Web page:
WPS Communication to Parents Regarding Standards-Based Grading Changes

Anyone else bothered by the spelling of “breaks”? Me too but those in glass houses (me) etc etc. From School Committee slides 9/20

The following communication was sent to Weston High School families this afternoon. If you are not a Weston high school family, you may not care. Or as the Owlets say (and you all know this by now, right?), no one cares. Actually, I do care. And I have plenty of editorial comment to make but will refrain until a later date when I have time to perfect my humor-filled lines with allusions to Spinal Tap and my own childhood (and yes, my brother and I did indeed share a Cutlass Supreme, as mentioned in a prior post).

More information coming soon in a summative way, and incidentally “summative” is one of my least favorite words along with adorable and moist. I quite like “detritus” but am having trouble using it in a sentence at the moment. I also prefer “foci” to “focuses” but that’s neither here nor there.

Away to the officialese:

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Dear WHS families,
As many of you have already heard, Weston High School and Weston Middle School are piloting two of
standards-based grading practices this year. Dr. Carter presented this pilot and its two focuses to the School
Committee on 9/20, click here for slides. The two standards based grading practices we are piloting this year are:

  1. Using calibrated 0-4 grading scales instead of 0-100, using the same point range for every letter grade
  2. Allowing students who are not yet proficient in an essential skill or understanding to retake all or part of
    a summative assessment without penalty
    In addition, some concern has centered on homework as part of the overall grade. In our move toward
    standards-based grading, some teachers had begun adopting grading guidelines that do not count homework as part of the overall grade. That standards-based grading practice is supported by many educational experts.
    However, as a district, not counting homework as part of a student’s grade is a step that we are not ready to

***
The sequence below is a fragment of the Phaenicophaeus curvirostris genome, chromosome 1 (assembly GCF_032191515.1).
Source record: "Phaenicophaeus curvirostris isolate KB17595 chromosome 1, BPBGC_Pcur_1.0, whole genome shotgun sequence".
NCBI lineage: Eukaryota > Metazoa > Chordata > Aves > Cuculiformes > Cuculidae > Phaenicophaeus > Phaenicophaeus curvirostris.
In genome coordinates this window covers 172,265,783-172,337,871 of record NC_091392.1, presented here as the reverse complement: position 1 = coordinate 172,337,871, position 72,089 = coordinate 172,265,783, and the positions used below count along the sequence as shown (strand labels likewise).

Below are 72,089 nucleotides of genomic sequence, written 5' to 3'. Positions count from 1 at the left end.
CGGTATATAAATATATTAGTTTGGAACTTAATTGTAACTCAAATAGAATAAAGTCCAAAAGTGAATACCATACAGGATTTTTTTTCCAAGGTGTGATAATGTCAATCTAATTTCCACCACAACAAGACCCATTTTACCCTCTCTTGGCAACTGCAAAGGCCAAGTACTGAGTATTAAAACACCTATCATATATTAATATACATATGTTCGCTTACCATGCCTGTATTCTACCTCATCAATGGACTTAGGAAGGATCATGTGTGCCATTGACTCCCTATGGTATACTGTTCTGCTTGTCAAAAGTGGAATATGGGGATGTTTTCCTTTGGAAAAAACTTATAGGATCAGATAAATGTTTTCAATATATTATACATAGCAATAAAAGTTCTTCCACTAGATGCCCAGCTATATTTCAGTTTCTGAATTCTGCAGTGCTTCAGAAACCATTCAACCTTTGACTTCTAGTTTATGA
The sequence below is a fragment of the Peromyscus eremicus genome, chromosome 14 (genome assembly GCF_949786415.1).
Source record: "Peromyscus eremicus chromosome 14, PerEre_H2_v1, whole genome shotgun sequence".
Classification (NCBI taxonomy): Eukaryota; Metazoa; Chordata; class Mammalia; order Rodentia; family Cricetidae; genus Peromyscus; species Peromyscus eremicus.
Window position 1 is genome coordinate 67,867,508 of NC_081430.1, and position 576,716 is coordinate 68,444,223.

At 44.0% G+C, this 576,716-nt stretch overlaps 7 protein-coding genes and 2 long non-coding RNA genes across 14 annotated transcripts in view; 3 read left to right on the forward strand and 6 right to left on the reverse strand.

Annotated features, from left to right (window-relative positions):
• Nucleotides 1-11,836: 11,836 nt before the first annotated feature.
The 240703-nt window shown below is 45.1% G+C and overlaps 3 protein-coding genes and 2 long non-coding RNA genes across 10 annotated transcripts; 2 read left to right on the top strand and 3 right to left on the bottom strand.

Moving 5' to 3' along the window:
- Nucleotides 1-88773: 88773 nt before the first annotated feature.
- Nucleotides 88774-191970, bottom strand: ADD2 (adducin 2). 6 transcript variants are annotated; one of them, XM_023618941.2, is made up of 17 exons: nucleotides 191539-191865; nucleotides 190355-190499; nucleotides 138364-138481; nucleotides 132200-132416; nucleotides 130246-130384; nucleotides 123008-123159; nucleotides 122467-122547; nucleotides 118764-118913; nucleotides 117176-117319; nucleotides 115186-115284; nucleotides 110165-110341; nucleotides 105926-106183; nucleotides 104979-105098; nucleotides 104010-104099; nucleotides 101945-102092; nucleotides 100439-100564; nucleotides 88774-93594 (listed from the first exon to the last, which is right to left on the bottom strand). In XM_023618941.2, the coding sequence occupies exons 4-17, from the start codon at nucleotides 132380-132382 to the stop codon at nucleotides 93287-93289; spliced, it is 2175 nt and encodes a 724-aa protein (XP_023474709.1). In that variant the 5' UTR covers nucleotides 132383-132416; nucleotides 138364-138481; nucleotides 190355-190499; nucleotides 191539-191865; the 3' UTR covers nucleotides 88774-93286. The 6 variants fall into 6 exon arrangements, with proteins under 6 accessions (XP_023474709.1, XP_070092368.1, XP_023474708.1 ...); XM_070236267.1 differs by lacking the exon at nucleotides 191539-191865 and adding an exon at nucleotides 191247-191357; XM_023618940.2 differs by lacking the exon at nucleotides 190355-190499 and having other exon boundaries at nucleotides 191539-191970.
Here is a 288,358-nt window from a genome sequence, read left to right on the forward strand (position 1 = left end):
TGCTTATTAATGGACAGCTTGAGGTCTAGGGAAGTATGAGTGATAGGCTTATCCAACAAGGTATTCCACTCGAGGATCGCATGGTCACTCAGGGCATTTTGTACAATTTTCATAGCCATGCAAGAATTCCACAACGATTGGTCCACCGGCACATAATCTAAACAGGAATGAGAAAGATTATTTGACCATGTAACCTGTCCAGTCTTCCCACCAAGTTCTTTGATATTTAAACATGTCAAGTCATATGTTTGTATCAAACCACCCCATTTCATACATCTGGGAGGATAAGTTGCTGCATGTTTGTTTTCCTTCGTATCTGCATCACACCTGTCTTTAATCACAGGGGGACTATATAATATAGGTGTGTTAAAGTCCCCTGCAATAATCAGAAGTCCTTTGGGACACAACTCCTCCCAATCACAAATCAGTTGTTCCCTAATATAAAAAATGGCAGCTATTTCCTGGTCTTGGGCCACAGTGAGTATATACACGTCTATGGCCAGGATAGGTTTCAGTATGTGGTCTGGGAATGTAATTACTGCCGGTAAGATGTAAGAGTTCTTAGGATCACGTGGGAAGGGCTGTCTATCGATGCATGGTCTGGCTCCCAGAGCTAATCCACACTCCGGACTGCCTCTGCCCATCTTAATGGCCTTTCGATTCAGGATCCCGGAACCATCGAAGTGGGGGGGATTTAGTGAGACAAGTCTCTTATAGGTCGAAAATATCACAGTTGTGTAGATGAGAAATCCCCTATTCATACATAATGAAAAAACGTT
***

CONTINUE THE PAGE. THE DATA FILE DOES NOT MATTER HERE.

take. We are expecting all teachers to count homework as a small part of a student’s overall grade, just as we
    have done in the past. Our teachers will continue to assign and assess homework in accordance with our
    district’s homework guidelines. Please understand that some teachers and teacher teams will need some time to adjust and calibrate to these grading practices.
    If you would like to learn more about grading scales, retakes, and homework, please join us for a parent forum
    on Friday September 30th, 9:00 a.m., in the High School Auditorium. We will be livestreaming the forum for
    those who cannot attend in person, and a link to that will be posted later this week. We hope to see you there!
    Sincerely,
    Dr. Midge Connolly, Superintendent
    Dr. Kimo Carter, Asst. Superintendent for Teaching & Learning
    Paul Peri, High School Principal

3 comments

  • “The slide show, like fall leaves were left with other detritus at the bottom of the storm drain.”

    • Shoot, my pithy quick response has a grammatical error Lol.

      “The slide show, like the fall leaves, was left with other detritus at the bottom of the storm drain.” 😉

  • My sister was a math teacher in a middle school that didn’t require the students to do their math homework and guess what? Turns out that there was a direct correlation between doing homework and proficiency for all except one kid.

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